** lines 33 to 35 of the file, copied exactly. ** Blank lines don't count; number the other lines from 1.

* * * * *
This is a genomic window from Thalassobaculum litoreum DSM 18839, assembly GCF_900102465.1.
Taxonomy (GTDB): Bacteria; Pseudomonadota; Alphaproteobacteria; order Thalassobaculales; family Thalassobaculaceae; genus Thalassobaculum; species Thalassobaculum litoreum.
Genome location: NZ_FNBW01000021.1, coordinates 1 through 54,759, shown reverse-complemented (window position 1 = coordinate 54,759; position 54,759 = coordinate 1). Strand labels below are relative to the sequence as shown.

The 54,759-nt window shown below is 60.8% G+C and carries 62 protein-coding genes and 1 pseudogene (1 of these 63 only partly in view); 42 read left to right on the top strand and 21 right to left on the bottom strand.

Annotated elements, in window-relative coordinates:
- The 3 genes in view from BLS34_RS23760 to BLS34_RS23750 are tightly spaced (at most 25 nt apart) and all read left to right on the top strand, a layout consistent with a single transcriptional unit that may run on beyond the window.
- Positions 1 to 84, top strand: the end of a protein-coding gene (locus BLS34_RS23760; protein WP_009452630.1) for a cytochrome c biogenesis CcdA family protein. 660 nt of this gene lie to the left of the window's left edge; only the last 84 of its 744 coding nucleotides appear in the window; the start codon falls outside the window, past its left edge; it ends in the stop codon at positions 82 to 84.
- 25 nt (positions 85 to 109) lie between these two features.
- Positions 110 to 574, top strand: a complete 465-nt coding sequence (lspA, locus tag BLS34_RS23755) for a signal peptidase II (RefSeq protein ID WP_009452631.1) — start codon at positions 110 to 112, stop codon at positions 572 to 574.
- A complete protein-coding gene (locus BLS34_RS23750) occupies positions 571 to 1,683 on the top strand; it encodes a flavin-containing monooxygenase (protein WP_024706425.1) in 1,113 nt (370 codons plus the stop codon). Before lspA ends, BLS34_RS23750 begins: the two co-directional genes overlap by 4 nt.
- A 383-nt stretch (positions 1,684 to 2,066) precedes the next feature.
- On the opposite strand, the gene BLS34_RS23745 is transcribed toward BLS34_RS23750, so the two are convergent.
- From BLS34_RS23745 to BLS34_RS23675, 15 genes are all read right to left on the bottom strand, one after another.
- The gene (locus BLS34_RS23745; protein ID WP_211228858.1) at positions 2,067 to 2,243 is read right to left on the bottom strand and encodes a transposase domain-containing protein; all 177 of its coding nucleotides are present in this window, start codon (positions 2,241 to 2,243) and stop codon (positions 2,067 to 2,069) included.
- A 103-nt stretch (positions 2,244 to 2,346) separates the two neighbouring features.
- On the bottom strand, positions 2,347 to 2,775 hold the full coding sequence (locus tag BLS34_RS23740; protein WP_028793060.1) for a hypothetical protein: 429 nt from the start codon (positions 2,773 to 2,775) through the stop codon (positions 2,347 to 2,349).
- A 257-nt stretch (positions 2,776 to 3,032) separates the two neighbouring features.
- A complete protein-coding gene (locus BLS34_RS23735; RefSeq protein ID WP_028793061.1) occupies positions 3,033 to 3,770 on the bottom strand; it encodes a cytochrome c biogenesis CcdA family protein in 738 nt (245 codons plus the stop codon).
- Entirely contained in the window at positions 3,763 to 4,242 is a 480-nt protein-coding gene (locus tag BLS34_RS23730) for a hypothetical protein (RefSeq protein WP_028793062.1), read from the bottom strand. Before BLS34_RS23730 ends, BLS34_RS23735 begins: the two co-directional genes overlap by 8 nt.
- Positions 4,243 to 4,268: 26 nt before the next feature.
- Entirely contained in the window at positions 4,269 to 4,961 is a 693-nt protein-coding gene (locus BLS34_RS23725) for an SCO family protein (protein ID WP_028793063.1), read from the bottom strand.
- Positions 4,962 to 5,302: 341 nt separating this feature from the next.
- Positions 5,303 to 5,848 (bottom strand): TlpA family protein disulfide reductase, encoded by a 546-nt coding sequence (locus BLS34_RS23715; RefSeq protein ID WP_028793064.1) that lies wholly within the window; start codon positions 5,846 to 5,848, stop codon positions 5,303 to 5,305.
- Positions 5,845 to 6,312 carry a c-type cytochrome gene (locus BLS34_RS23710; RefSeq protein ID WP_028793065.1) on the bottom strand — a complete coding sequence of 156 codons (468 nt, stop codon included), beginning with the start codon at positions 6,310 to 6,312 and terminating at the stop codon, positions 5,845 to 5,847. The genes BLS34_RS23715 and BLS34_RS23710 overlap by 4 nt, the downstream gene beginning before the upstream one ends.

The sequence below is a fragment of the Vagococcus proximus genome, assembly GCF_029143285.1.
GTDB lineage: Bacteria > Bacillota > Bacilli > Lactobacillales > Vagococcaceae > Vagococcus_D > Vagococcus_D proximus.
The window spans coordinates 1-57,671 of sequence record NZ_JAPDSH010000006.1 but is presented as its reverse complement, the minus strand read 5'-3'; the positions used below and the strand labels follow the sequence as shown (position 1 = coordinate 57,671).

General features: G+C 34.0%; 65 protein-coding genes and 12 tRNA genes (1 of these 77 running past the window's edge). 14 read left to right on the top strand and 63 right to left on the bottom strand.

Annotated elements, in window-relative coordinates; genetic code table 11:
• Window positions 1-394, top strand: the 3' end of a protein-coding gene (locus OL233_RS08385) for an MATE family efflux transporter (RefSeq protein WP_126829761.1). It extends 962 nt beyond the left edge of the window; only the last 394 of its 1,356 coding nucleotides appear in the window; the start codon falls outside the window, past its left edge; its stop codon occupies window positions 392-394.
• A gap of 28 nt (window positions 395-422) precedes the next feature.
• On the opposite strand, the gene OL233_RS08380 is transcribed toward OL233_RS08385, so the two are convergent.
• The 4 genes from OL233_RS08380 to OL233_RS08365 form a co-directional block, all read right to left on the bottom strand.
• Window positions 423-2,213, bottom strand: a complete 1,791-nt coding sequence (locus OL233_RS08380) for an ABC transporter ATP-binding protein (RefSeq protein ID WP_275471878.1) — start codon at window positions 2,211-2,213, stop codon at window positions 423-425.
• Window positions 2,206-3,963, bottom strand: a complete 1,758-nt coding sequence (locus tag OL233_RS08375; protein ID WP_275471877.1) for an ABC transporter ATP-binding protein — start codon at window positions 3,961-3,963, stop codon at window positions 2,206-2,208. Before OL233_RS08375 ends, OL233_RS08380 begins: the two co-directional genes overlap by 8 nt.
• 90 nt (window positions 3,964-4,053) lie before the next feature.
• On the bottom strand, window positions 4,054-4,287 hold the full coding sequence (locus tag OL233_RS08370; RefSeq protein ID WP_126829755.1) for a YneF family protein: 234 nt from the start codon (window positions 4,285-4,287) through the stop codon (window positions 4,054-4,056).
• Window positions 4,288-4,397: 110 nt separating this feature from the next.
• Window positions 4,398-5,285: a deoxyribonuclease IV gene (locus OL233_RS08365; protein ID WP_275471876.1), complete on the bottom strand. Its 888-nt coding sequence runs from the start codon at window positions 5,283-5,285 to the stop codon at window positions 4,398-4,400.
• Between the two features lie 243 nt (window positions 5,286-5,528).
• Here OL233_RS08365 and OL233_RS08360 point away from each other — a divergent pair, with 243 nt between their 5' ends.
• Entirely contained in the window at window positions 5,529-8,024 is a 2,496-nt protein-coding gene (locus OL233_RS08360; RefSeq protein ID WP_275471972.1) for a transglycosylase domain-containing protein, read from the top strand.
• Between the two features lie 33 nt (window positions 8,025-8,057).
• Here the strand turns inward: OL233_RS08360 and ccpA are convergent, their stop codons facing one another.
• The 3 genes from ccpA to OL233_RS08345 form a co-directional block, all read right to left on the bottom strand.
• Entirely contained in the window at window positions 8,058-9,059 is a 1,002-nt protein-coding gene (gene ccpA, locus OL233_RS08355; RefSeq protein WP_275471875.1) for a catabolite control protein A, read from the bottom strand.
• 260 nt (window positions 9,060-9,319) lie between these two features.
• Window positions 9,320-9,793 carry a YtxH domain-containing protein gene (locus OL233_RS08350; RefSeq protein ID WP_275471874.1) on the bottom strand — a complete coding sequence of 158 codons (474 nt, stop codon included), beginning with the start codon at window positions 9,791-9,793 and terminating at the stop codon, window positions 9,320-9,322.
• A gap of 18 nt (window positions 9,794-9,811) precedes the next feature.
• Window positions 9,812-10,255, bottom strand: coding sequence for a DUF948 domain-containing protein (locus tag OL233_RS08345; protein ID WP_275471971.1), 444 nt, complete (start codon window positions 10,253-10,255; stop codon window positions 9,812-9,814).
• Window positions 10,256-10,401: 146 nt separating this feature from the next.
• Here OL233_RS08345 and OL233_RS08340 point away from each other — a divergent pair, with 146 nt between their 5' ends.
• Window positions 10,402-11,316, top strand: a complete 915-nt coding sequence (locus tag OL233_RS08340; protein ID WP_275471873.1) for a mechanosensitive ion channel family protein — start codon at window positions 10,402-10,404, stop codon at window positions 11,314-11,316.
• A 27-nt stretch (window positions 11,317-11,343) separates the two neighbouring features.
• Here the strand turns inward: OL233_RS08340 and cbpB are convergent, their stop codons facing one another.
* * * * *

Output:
• The 4 genes from OL233_RS08380 to OL233_RS08365 form a co-directional block, all read right to left on the bottom strand.
• Window positions 423-2,213, bottom strand: a complete 1,791-nt coding sequence (locus OL233_RS08380) for an ABC transporter ATP-binding protein (RefSeq protein ID WP_275471878.1) — start codon at window positions 2,211-2,213, stop codon at window positions 423-425.
• Window positions 2,206-3,963, bottom strand: a complete 1,758-nt coding sequence (locus tag OL233_RS08375; protein ID WP_275471877.1) for an ABC transporter ATP-binding protein — start codon at window positions 3,961-3,963, stop codon at window positions 2,206-2,208. Before OL233_RS08375 ends, OL233_RS08380 begins: the two co-directional genes overlap by 8 nt.